We talk a lot about the resilience of military kids, especially during April, the Month of the Military Child. And while it’s true that military children can handle the challenges regularly thrown their way, it’s also true that a PCS move can be difficult for even the most adaptable kid. After all, their entire world changes and they’re forced to start over in every possible way: New home, new location, new schools, new friends, and on and on.
While we, as military parents, can’t change the reality of an upcoming move, these days there are more resources than ever to help our kids through it. One of the biggest issues for children of any age during this transition time is getting plugged into their new community.
Check out these resources for military kids, which could help them forge those, oh, so important connections and also make this possibly their best PCS yet!
1. Installation Youth Centers
The first stop for many military families with kids is the installation’s youth center. While each center is different, typical offerings include enrichment programs, before and after school care, summer break activities, sports, gymnasium, game rooms, music rooms, volunteer opportunities, and more.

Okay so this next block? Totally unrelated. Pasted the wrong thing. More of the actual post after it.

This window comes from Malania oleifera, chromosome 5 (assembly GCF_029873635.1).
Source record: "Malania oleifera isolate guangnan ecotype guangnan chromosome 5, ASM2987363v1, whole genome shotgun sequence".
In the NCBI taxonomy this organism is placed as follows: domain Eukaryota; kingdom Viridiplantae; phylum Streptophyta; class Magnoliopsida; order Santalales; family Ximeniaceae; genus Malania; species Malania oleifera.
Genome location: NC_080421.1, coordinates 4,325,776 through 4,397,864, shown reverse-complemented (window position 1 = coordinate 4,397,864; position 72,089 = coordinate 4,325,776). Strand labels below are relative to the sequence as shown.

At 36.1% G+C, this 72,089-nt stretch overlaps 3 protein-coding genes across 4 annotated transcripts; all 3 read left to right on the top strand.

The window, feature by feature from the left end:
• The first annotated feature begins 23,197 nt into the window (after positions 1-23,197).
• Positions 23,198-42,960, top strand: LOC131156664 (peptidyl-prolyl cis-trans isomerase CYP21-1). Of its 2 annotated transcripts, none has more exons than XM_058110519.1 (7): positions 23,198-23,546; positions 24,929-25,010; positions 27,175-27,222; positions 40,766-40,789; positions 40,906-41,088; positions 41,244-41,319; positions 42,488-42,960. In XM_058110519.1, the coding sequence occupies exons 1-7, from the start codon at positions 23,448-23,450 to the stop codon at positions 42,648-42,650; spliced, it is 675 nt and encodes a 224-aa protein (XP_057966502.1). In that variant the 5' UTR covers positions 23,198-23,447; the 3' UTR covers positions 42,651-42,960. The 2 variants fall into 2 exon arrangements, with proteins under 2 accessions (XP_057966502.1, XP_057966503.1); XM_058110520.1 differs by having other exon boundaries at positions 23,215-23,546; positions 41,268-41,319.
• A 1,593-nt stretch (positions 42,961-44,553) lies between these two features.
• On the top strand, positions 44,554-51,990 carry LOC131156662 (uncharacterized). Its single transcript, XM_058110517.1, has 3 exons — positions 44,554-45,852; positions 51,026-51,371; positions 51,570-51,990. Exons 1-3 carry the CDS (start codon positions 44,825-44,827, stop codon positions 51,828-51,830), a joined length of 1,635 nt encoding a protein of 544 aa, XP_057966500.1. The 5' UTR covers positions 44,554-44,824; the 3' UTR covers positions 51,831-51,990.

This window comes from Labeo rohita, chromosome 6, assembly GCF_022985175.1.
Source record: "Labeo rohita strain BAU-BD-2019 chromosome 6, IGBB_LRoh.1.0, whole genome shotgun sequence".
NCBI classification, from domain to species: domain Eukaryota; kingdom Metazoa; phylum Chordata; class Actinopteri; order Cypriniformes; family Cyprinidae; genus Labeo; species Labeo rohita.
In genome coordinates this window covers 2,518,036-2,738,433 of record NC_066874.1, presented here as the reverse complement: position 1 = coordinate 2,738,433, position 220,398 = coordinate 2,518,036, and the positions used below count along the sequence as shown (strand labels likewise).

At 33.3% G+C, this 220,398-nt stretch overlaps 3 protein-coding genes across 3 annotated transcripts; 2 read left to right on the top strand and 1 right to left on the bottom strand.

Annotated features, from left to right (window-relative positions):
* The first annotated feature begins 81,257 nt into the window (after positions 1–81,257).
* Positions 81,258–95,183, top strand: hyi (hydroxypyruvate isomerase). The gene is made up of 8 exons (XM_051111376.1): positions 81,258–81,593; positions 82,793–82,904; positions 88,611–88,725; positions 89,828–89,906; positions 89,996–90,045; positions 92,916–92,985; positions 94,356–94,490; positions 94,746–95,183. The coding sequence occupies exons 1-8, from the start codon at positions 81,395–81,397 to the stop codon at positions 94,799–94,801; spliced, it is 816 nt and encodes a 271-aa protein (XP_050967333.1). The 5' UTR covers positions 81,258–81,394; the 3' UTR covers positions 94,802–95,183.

2. Boys & Girls Club of America Military Partnership
You may already know that the installation youth centers are affiliated with the Boys & Girls Clubs of America, but did you know that military kids can participate for free at any Boys & Girls Club, even if they don’t live on the installation? Geared toward children between the ages of 6 and 18, this program is available for Active Duty, National Guard, and Reserve children.
3. 4-H Military Partnerships
The well-regarded 4-H program, through “intentional learning” and positive youth experiences, offers research based programs and resources to integrate military connected youth. Some of the areas emphasized are STEM, citizenship, public speaking, healthy living, and more.
4. Youth Sponsorship Program
Designed to help kids feel less alone during and after a move, the Youth Sponsorship Program connects military youth with a peer who can answer questions about the area and school and be a familiar face once they arrive. Youth Sponsor programs are similar to the traditional sponsor programs run by the military, but your child has his or her own contact. The program is often also open to children of DoD civilians. Youth Sponsorship Programs are administered by the installation’s youth or school support services.
5. Military Child Education Coalition Student 2 Student Program
Connecting high school students from civilian and military families, MCEC’s Student 2 Student Program provides local students with a chance to practice leadership and interpersonal skills, while giving military related youth the opportunity to make an easier transition into their new school. Started in 2004, the program is now located worldwide. Check MCEC’s site for specific locations.
PCS moves may be inevitable, but with them come the opportunity for military parents to smooth the transition in every way that we can. Wishing you and your children all the best in this next phase!
By Jen McDonald for MilitaryByOwner